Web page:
According to Brickman, Gormally, and Marchand Martella (2017), student evaluations at the end of each semester along with peer evaluations are the two sources through which faculty can receive feedback. That being said, faculty largely reported being dissatisfied with the information they received from student feedback. Specifically because student evaluations, “do not provide constructive information; have poor response rates; design do not align with instructors’ objectives; the evaluations only measure student satisfaction; and the process is not set up to truly engage students to attain useful and insightful feedback” (Brickman, Gormally & Marchand Martella, 2017, p4).These three authors advocate for structured, intentional, peer observations as one answer to the gap in feedback faced by faculty. “When peer evaluations are performed, they are more supportive of evidence-based teaching than student evaluations.”
So what is peer observation?
Peer observation “involves observers providing descriptive feedback to their peers on learning and teaching practice as a means to improve quality of teaching” (Sullivan et al. 2012). Basically, when educators observe each others’ practice with the goal of learning with and from one another. Benefits of peer observation for the practicing educator also include: sharing best practices, building awareness of your own teaching practice, identifying areas to improve or try something new, enhancing student learning by connecting the dots between learning design and student feedback, and engaging in a community of educators within your setting.
Effective peer observation includes both feedback and reflection, and focuses on individual educators’ needs (Sullivan et al., 2012). Participating in peer observation provides opportunities to both get and give feedback. Benefits of peer observation for the observer include: seeing practice to emulate, gain student perspective, connect with and support colleagues within and beyond your unit, learn about different teaching technologies, and set aside time to reflect on teaching. All educators have strengths and opportunities for growth, peer observation can help you identify both! Seeking out peer feedback, and providing feedback through observations can contribute to the ongoing construction of a professional community of educators at Michigan State!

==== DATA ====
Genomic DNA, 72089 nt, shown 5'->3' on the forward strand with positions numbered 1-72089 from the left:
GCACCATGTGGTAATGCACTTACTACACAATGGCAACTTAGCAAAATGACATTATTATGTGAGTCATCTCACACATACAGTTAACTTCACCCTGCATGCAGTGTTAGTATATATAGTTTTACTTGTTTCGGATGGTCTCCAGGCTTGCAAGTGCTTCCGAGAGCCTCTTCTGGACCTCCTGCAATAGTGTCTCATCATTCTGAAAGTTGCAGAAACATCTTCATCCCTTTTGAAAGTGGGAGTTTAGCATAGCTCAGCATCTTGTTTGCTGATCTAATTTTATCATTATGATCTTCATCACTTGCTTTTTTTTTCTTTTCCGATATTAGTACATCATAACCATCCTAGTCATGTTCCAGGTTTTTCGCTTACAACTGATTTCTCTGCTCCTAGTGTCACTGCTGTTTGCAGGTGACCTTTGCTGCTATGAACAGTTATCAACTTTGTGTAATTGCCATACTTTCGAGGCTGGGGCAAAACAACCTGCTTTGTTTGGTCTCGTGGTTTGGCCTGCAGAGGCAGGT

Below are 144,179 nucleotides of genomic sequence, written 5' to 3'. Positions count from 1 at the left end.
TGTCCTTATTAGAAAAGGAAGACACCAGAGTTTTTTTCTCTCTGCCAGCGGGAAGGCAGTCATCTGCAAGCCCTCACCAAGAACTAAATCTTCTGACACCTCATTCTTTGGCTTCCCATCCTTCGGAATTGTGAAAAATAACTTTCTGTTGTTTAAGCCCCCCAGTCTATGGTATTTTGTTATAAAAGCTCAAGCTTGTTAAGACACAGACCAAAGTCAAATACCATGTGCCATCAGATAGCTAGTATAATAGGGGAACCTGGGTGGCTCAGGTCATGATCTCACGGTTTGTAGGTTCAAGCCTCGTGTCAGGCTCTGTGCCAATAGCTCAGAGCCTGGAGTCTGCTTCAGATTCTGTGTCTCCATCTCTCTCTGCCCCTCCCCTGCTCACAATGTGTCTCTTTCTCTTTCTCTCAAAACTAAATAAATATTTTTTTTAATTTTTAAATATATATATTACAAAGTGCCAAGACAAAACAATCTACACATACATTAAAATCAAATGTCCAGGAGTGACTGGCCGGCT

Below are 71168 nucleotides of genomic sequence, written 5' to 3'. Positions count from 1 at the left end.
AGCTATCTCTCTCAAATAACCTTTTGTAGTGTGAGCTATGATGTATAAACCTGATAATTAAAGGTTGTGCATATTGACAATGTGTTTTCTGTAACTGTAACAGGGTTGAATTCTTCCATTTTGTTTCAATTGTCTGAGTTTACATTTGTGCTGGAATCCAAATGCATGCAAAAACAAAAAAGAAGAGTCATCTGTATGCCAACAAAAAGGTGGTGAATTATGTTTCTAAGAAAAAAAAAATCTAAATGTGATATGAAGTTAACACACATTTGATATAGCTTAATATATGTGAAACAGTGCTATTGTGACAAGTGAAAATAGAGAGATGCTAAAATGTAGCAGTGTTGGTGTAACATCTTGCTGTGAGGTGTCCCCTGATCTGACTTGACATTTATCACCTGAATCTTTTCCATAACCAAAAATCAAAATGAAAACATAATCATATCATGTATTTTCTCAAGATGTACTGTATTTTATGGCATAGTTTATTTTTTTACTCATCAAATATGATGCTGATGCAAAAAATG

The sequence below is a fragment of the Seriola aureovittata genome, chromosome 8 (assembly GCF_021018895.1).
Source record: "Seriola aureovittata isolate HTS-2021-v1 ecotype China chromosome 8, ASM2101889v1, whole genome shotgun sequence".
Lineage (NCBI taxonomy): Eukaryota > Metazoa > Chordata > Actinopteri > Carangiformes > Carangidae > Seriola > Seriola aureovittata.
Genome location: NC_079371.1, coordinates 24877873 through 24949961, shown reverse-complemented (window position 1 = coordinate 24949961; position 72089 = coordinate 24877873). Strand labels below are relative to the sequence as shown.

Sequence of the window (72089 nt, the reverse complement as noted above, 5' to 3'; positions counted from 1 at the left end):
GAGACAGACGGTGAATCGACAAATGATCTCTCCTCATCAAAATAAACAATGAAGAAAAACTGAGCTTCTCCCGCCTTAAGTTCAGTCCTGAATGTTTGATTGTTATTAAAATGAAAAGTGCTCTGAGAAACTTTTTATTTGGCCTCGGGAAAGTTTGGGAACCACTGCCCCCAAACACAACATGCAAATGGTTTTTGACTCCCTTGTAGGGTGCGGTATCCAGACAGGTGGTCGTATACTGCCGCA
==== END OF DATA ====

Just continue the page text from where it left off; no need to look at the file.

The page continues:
The study conducted by Sullivan et al. (2012) found the practice of peer observation of teaching to be a constructive way to improve courses and learning design, to support and encourage educators, and to reinforce good practice. All that said, participating in peer observation is highly encouraged as a part of your educator practice at MSU. And remember: “It is very important to note that peer observations are NOT evaluative and are NOT tied to your annual review process (regardless of role). They are a training and development tool to facilitate reflection and personal growth regarding teaching” (Baker, 2021). Peer observation of teaching is essentially confidential between you and your observer/the observed. It’s up to the observed educator if they want to share their takeaways and/or action plans with their administrators.
Thanks to colleagues at The University of Queensland Institute for Teaching and Learning Innovation, Leeds Metropolitan University, Cambridge Assessment International Education Teaching and Learning Team, University of Toronto Center for Teaching Support & Innovation, University of Texas at Austin Faculty Innovation Center, University of South Carolina Center for Teaching Excellence, and the Northeastern Center for Advancing Teaching and Learning Through Research.
Brickman, P., Gormally, C. & Marchand Martella, A. (2016) Making the grade: Using instructional feedback and evaluation to inspire evidence-based teaching, CBE—Life Sciences Education, 15,4.https://doi.org/10.1187/cbe.15-12-0249
Sullivan, P.B., Buckle, A., Nicky, G. & Atkinson, S.H. (2012) Peer observation of teaching as a faculty development tool. BMC Medical Education, 12, 26. https://doi.org/10.1186/1472-6920-12-26
Baker, A. (2021) Peer Observations, #iteachmsu Commons. https://iteach.msu.edu/iteachmsu/groups/iteachmsu/stories/2106
Race, P. et al. (2009) Using peer observation to enhance teaching. Leeds Met Press. ISBN 978-0-9560099-7-5
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